Beggars were a large and troublesome presence throughout Europe during and after the middle ages. The tolerance, even encouragement, of the church for mendicancy as an expression of piety ensured that roads were thronged with men, women and children bent on extracting money from better-off passers-by. Henry VIII’s seizing of the monasteries and the increasing enclosure of previously public lands inflamed the problem, as did the arrival of large numbers of impoverished Irish. By the reign of Elizabeth 1 begging might be punished by maiming and even death. As the problem was basically a consequence of economic forces, these harsh measures were ineffective, as were the Poor Laws and the parish relief system that were subsequently introduced.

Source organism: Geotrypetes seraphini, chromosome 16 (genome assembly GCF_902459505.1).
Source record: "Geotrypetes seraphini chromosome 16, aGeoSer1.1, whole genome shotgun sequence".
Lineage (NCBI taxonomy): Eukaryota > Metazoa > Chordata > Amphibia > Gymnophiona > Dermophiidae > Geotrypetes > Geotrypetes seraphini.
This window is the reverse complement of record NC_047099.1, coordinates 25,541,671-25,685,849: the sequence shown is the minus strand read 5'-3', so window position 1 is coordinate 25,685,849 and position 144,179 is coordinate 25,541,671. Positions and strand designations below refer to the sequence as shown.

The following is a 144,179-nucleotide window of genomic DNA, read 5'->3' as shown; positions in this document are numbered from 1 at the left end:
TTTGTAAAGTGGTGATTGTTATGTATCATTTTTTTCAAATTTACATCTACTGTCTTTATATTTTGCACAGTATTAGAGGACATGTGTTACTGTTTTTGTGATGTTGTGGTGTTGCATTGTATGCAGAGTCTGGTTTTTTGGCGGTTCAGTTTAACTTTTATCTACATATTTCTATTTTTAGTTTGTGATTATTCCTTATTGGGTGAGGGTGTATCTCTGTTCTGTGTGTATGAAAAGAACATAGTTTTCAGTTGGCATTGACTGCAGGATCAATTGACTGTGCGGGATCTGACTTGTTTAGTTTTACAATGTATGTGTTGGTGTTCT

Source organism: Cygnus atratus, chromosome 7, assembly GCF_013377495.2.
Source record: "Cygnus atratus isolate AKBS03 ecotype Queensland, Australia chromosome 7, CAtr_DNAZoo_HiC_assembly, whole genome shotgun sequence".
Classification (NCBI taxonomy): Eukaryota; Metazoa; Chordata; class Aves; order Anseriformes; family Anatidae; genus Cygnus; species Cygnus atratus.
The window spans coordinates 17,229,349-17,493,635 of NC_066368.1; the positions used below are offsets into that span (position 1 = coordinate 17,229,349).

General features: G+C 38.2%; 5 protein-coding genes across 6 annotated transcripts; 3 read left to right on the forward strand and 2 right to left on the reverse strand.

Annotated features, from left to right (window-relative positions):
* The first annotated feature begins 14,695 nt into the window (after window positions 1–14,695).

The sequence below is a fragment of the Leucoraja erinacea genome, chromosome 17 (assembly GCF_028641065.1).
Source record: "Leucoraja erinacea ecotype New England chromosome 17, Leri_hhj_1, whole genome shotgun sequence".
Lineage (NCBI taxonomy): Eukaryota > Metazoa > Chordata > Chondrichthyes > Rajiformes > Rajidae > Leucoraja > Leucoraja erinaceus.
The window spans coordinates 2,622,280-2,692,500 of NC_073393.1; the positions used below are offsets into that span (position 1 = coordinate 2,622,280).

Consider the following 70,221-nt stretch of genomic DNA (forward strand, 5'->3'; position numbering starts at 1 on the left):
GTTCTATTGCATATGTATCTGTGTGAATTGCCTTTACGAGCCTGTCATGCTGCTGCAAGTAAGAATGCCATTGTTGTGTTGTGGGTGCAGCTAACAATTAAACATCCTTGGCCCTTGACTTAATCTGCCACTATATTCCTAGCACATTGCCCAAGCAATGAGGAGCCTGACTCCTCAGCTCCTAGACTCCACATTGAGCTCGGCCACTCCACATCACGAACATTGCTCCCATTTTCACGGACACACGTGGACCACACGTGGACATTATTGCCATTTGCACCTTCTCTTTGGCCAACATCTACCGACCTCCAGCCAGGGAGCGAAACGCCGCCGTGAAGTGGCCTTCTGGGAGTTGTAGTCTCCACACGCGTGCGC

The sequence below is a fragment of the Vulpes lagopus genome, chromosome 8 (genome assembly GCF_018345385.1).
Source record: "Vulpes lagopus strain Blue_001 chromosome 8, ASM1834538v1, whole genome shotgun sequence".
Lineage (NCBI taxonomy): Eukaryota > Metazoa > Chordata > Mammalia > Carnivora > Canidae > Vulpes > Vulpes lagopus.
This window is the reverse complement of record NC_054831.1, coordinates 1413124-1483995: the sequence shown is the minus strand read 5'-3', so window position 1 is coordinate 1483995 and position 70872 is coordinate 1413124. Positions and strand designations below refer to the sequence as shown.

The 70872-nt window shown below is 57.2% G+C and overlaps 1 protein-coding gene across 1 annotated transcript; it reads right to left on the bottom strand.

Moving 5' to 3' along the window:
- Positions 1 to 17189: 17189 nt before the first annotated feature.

The beggar remained a familiar, ever-inventive type often execrated in the cautionary writings of sixteenth and seventeenth-century authors like Dekker, Harman and other observers of the swarming ‘canting crews’. Such was the diversity of begging ploys that many felt it necessary to categorise and describe them for the benefit and protection of their fellow respectable citizens. In the earliest of what would become a number of beggar books, Fraternity of Vagabonds (1561) by John Awdeley, nineteen different types of vagabonds are named. These include a jackman, one who forges documents, or gibes with false seals known as jarks. In 1566 Thomas Harman described dommerars who:

‘… wyl never speake, unless they have extreme punishment, but wyll gape, and with a marvellous force wyll hold downe their toungs doubled, groning for your charyty, and holding up their handes full pitiously, so that with their deepe dissimulation they get very much.’